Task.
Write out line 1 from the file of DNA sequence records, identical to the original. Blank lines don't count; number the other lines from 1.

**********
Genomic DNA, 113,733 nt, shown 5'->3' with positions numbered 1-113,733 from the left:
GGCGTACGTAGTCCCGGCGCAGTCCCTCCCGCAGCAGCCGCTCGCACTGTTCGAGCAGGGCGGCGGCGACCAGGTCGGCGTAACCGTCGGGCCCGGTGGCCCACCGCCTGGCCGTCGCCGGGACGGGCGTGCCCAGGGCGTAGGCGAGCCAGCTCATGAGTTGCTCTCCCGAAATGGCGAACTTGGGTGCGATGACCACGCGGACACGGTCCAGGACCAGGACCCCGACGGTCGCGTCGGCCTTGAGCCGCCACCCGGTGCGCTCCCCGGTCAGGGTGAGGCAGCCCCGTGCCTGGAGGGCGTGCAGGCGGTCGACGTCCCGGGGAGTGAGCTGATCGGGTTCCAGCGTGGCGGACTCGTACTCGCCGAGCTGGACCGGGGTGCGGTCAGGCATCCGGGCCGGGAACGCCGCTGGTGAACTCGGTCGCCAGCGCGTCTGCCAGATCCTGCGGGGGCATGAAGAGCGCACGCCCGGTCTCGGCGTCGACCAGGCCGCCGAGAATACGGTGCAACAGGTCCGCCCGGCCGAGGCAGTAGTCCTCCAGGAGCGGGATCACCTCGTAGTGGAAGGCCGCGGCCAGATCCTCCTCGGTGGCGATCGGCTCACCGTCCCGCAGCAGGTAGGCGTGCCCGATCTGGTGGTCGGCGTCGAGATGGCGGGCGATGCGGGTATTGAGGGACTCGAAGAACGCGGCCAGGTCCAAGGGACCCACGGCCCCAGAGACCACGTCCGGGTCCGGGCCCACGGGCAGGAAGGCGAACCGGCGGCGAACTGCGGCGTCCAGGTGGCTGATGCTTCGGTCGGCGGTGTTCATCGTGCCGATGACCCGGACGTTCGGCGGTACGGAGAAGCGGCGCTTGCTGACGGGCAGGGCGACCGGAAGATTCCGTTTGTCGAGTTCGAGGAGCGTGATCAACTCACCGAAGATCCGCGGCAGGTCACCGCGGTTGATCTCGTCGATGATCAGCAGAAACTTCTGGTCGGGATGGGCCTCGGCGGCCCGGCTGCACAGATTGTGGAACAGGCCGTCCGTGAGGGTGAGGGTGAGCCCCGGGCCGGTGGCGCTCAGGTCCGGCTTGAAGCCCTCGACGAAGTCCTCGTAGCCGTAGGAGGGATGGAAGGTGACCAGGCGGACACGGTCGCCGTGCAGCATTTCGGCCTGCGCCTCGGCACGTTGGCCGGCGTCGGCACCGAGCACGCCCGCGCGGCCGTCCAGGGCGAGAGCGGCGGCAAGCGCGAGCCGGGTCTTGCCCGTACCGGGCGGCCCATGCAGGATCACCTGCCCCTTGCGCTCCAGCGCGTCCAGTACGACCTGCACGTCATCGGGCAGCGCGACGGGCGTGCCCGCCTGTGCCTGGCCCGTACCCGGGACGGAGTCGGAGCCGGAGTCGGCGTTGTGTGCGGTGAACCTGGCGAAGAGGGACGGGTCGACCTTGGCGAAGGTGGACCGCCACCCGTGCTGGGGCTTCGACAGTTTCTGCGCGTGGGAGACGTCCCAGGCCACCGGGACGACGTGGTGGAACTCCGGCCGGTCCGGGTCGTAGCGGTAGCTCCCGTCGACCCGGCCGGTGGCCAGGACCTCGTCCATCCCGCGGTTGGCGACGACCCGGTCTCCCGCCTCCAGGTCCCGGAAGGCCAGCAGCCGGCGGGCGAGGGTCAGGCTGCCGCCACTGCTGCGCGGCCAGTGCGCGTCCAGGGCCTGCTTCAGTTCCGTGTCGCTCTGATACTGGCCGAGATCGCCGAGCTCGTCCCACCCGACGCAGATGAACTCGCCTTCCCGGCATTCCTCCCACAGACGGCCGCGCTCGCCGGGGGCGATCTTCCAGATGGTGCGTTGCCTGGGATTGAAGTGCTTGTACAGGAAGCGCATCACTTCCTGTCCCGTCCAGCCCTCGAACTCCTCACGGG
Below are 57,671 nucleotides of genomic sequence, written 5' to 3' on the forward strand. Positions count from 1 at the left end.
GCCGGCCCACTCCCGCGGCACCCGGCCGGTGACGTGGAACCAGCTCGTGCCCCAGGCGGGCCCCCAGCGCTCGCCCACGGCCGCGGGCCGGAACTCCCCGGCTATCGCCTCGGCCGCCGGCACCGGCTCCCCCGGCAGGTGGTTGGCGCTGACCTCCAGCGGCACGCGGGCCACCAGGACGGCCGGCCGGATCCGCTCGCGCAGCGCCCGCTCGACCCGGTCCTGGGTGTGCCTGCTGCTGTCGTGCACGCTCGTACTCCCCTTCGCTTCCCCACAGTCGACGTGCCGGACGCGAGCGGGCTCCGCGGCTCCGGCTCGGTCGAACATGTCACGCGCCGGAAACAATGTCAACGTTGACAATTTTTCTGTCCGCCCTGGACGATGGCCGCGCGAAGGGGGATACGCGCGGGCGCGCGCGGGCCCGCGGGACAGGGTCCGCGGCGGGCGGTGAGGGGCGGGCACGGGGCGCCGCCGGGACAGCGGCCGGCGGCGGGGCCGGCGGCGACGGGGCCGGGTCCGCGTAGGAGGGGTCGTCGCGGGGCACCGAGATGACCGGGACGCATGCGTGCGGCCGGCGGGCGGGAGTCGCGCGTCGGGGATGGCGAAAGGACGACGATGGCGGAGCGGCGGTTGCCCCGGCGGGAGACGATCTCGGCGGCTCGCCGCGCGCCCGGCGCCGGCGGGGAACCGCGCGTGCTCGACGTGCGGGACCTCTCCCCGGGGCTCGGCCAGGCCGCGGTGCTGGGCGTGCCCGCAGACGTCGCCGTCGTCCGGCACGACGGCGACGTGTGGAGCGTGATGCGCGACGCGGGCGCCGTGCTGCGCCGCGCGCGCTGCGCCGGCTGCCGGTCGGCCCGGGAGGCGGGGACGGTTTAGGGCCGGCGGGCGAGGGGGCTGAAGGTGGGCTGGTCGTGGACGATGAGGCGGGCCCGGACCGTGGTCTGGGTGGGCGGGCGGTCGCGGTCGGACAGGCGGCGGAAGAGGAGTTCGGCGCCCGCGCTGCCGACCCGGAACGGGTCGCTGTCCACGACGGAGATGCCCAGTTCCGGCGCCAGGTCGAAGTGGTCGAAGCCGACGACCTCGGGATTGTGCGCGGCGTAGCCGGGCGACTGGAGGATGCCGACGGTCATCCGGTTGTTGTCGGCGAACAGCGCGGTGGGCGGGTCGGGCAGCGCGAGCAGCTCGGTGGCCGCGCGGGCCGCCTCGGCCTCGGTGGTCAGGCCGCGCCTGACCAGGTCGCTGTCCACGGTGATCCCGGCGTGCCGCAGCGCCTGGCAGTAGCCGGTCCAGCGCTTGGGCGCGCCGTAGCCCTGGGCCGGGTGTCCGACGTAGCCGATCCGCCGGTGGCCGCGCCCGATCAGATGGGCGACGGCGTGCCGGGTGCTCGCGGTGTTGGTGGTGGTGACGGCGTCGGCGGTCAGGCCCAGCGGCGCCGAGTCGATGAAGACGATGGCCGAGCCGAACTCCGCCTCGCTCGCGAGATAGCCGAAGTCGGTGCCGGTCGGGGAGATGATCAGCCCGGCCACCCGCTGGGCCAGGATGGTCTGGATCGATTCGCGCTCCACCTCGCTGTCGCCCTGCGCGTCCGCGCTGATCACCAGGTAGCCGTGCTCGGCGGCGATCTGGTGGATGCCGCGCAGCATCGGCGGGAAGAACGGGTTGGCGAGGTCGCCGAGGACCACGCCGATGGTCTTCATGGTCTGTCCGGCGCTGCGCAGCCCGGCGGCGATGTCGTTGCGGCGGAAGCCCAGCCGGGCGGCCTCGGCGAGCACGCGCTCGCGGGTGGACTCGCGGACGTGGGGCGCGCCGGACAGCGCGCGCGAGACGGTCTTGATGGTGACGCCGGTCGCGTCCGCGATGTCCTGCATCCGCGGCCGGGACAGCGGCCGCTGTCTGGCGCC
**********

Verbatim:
Genomic DNA, 113,733 nt, shown 5'->3' with positions numbered 1-113,733 from the left: